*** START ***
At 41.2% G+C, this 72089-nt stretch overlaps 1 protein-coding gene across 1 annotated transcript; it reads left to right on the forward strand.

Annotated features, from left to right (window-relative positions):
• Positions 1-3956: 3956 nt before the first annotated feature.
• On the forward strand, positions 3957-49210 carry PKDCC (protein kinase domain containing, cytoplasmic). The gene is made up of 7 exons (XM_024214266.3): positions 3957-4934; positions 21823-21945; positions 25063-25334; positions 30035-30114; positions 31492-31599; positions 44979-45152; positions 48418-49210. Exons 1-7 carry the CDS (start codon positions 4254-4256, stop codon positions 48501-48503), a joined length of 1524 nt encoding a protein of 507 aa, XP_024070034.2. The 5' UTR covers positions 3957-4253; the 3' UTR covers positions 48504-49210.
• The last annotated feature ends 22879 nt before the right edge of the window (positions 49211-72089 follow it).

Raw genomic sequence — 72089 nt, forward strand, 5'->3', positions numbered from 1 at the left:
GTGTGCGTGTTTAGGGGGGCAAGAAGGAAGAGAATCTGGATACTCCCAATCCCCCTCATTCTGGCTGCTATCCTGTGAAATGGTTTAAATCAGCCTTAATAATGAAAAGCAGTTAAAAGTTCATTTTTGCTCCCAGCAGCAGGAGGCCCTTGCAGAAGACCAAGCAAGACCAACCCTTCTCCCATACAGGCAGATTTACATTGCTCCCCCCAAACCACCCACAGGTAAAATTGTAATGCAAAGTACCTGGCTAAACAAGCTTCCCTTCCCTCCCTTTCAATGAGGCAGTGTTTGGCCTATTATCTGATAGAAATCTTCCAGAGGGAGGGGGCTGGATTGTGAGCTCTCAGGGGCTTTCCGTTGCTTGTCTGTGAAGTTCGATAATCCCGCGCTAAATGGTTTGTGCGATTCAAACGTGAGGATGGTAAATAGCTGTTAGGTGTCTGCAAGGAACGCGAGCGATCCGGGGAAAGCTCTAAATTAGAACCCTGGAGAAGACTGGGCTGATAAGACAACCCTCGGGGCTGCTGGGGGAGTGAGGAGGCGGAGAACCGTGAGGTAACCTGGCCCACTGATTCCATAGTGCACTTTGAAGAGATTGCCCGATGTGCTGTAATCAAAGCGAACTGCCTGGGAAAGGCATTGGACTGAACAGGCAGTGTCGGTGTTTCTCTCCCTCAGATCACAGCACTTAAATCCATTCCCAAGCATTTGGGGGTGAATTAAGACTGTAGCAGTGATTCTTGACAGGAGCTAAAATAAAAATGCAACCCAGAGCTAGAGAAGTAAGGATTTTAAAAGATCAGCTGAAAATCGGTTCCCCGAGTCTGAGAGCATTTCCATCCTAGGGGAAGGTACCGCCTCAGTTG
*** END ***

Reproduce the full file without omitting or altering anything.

At 41.2% G+C, this 72089-nt stretch overlaps 1 protein-coding gene across 1 annotated transcript; it reads left to right on the forward strand.

Annotated features, from left to right (window-relative positions):
• Positions 1-3956: 3956 nt before the first annotated feature.
• On the forward strand, positions 3957-49210 carry PKDCC (protein kinase domain containing, cytoplasmic). The gene is made up of 7 exons (XM_024214266.3): positions 3957-4934; positions 21823-21945; positions 25063-25334; positions 30035-30114; positions 31492-31599; positions 44979-45152; positions 48418-49210. Exons 1-7 carry the CDS (start codon positions 4254-4256, stop codon positions 48501-48503), a joined length of 1524 nt encoding a protein of 507 aa, XP_024070034.2. The 5' UTR covers positions 3957-4253; the 3' UTR covers positions 48504-49210.
• The last annotated feature ends 22879 nt before the right edge of the window (positions 49211-72089 follow it).

Raw genomic sequence — 72089 nt, forward strand, 5'->3', positions numbered from 1 at the left:
GTGTGCGTGTTTAGGGGGGCAAGAAGGAAGAGAATCTGGATACTCCCAATCCCCCTCATTCTGGCTGCTATCCTGTGAAATGGTTTAAATCAGCCTTAATAATGAAAAGCAGTTAAAAGTTCATTTTTGCTCCCAGCAGCAGGAGGCCCTTGCAGAAGACCAAGCAAGACCAACCCTTCTCCCATACAGGCAGATTTACATTGCTCCCCCCAAACCACCCACAGGTAAAATTGTAATGCAAAGTACCTGGCTAAACAAGCTTCCCTTCCCTCCCTTTCAATGAGGCAGTGTTTGGCCTATTATCTGATAGAAATCTTCCAGAGGGAGGGGGCTGGATTGTGAGCTCTCAGGGGCTTTCCGTTGCTTGTCTGTGAAGTTCGATAATCCCGCGCTAAATGGTTTGTGCGATTCAAACGTGAGGATGGTAAATAGCTGTTAGGTGTCTGCAAGGAACGCGAGCGATCCGGGGAAAGCTCTAAATTAGAACCCTGGAGAAGACTGGGCTGATAAGACAACCCTCGGGGCTGCTGGGGGAGTGAGGAGGCGGAGAACCGTGAGGTAACCTGGCCCACTGATTCCATAGTGCACTTTGAAGAGATTGCCCGATGTGCTGTAATCAAAGCGAACTGCCTGGGAAAGGCATTGGACTGAACAGGCAGTGTCGGTGTTTCTCTCCCTCAGATCACAGCACTTAAATCCATTCCCAAGCATTTGGGGGTGAATTAAGACTGTAGCAGTGATTCTTGACAGGAGCTAAAATAAAAATGCAACCCAGAGCTAGAGAAGTAAGGATTTTAAAAGATCAGCTGAAAATCGGTTCCCCGAGTCTGAGAGCATTTCCATCCTAGGGGAAGGTACCGCCTCAGTTG